Are public officials morally justified in threatening violence, engaging in deception, or forcing citizens to act for their own good? Can individual officials be held morally accountable for the wrongs that governments commit? Dennis Thompson addresses these questions by developing a conception of political ethics that respects the demands of both morality and politics. He criticizes conventional conceptions for failing to appreciate the difference democracy makes, and for ascribing responsibility only to isolated leaders or to impersonal organizations. His book seeks to recapture the sense that men and women, acting for us and together with us in a democratic process, make the moral choices that govern our public life.
Thompson surveys ethical conflicts of public officials over a range of political issues, including nuclear deterrence, foreign intervention, undercover investigation, bureaucratic negligence, campaign finance, the privacy of officials, health care, welfare paternalism, drug and safety regulation, and social experimentation. He views these conflicts from the perspectives of many different kinds of public officials—elected and appointed executives at several levels of government, administrators, judges, legislators, governmental advisers, and even doctors, lawyers, social workers, and journalists whose professional roles often thrust them into public life.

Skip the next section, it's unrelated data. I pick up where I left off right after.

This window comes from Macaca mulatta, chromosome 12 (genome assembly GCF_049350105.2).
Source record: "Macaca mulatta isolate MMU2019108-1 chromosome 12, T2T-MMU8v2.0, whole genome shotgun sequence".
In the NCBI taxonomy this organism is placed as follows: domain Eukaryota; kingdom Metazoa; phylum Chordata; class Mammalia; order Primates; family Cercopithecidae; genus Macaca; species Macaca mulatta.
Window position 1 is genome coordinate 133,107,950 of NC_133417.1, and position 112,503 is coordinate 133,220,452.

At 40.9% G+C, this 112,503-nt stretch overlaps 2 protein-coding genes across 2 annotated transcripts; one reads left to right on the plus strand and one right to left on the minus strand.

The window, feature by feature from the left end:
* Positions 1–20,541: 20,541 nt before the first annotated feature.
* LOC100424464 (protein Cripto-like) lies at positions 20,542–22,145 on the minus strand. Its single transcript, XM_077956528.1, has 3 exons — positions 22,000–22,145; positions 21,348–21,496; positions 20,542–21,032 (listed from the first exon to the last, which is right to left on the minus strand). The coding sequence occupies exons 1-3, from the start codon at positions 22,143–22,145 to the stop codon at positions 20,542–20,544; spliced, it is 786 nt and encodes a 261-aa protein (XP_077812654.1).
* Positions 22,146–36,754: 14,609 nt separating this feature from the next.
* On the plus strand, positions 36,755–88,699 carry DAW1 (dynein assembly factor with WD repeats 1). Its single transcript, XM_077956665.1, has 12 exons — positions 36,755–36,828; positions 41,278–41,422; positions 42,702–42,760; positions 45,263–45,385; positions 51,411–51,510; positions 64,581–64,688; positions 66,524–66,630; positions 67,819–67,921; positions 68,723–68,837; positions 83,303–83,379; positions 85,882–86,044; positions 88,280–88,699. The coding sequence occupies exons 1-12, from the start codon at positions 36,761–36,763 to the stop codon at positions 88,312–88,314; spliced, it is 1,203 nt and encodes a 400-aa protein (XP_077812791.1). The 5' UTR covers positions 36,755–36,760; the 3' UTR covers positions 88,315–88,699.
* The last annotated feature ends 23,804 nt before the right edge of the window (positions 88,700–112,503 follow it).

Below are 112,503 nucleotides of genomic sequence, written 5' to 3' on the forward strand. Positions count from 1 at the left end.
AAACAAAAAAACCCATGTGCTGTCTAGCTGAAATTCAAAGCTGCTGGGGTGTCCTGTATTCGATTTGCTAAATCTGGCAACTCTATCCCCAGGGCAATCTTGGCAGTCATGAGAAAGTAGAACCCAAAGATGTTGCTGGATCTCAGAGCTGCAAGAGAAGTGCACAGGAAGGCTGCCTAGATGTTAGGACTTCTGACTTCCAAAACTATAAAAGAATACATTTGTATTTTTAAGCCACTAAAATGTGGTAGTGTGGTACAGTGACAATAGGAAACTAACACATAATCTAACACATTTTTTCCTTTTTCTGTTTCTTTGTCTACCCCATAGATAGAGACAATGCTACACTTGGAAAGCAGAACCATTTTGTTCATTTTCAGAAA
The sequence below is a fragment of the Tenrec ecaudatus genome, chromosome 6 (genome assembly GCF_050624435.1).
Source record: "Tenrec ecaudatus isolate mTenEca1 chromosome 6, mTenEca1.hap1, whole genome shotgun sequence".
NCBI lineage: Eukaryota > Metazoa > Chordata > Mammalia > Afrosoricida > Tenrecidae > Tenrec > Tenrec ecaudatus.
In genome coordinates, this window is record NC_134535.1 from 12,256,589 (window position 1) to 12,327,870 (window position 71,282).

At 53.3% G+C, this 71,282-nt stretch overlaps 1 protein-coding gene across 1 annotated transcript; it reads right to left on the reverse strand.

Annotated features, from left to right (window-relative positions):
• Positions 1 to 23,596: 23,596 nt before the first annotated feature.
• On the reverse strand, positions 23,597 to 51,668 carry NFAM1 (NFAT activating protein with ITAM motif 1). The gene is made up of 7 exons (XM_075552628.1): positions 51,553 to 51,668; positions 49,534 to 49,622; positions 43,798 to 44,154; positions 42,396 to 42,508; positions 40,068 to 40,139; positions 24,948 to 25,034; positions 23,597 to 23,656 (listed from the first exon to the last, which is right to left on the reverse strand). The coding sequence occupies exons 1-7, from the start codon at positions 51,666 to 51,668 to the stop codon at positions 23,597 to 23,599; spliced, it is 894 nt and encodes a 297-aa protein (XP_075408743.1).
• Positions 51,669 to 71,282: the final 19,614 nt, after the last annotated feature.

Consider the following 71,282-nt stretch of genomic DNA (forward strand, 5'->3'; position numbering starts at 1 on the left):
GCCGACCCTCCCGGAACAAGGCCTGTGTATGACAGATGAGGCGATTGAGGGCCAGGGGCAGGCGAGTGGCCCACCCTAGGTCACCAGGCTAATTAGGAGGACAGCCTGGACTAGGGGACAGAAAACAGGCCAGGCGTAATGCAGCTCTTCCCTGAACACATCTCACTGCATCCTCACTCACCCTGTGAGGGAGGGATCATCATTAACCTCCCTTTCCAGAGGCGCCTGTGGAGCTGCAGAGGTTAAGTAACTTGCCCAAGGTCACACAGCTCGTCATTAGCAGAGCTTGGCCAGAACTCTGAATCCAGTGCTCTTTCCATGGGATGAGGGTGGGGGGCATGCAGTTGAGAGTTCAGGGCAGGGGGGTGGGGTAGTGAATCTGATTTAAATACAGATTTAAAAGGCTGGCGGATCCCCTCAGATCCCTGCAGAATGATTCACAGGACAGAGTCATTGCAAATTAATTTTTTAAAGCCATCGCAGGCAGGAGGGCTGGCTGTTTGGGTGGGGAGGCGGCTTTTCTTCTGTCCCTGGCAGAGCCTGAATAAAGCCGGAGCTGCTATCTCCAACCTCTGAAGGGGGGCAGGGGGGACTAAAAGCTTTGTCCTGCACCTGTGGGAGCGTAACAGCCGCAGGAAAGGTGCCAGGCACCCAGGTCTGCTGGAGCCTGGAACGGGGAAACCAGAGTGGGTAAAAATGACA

In clarifying the ethical problems faced by officials, Thompson combines theoretical analysis with practical prescription, and begins to define a field of inquiry for which many have said there is a need but to which few have yet contributed. Philosophers, political scientists, policy analysts, sociologists, lawyers, and other professionals interested in ethics in government will gain insight from this book.
Immediately upon publication, this becomes the text of choice for courses on the ethics of public officials… The major theme for which the book will be widely noticed and long remembered [is the] aim ‘to preserve the essentials of the traditional idea of personal responsibility against the pressures of organizational life.’
The discussions throughout are careful and measured, conversant with a wide literature, and full of useful distinctions that allow many stalemates and logjams in the public understanding of political ethics to be bypassed or broken through… Even if readers are unconvinced by Thompson’s particular views, they will find in the essays indispensable tools for mounting alternative conclusions.
This is an important book, not only for its groundbreaking contribution to the study of political ethics, but also more broadly, for its contributions to democratic theory. It should be of use to a wide range of political scientists as well as members of other academic disciplines.
Thompson’s book…sensitively and carefully probe[s] the implications of incorporating notions of ‘personal responsibility’ in our assessment of moral political life.
- 272 pages
- 6 x 9-1/4 inches
- Harvard University Press
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